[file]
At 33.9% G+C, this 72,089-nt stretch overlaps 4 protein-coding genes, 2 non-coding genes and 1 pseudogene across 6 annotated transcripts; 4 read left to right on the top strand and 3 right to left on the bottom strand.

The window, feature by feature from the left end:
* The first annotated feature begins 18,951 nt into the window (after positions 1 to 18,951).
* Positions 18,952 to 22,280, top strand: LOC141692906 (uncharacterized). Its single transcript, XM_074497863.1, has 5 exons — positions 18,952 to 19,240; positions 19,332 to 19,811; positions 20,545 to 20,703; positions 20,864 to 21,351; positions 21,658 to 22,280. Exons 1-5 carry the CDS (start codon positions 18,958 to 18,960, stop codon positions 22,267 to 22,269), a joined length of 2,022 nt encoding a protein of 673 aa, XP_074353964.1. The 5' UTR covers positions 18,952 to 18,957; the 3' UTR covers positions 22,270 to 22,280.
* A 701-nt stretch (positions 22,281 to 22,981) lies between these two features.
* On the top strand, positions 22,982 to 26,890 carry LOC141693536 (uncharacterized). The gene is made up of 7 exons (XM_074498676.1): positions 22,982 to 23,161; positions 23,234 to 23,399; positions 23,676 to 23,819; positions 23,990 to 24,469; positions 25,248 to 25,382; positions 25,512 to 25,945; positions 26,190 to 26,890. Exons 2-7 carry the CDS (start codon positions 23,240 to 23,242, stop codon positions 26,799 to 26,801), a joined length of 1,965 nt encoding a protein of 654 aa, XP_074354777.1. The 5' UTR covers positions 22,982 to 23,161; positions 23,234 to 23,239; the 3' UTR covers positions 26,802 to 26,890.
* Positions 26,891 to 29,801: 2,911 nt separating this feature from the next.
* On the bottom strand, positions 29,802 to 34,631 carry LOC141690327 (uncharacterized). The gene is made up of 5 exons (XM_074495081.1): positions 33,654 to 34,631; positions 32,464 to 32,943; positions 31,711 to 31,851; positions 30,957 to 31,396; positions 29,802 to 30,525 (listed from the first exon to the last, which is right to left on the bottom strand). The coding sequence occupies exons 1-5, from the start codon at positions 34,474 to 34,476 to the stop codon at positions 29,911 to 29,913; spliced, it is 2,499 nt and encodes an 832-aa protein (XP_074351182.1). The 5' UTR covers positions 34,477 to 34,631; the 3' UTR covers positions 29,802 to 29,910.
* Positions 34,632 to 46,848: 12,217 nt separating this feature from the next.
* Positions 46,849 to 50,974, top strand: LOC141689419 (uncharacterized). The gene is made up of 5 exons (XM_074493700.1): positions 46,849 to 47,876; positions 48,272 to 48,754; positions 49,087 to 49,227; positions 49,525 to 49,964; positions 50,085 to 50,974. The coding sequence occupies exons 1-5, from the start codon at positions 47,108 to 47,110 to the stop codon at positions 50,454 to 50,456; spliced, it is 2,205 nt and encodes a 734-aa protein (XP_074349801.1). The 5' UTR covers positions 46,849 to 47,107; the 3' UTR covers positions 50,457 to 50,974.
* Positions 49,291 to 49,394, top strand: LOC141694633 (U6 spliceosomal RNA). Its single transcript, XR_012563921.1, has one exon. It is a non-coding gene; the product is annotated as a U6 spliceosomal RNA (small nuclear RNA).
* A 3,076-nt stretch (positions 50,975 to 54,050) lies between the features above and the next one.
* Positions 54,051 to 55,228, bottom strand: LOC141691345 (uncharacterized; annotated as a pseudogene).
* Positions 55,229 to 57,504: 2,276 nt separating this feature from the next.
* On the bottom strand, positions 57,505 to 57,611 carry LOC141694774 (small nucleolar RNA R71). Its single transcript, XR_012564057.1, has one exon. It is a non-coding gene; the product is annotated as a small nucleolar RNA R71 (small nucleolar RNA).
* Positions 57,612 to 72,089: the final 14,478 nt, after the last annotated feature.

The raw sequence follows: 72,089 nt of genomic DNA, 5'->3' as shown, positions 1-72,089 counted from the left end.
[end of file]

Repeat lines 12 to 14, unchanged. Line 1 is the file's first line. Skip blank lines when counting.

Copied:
* A 3,076-nt stretch (positions 50,975 to 54,050) lies between the features above and the next one.
* Positions 54,051 to 55,228, bottom strand: LOC141691345 (uncharacterized; annotated as a pseudogene).
* Positions 55,229 to 57,504: 2,276 nt separating this feature from the next.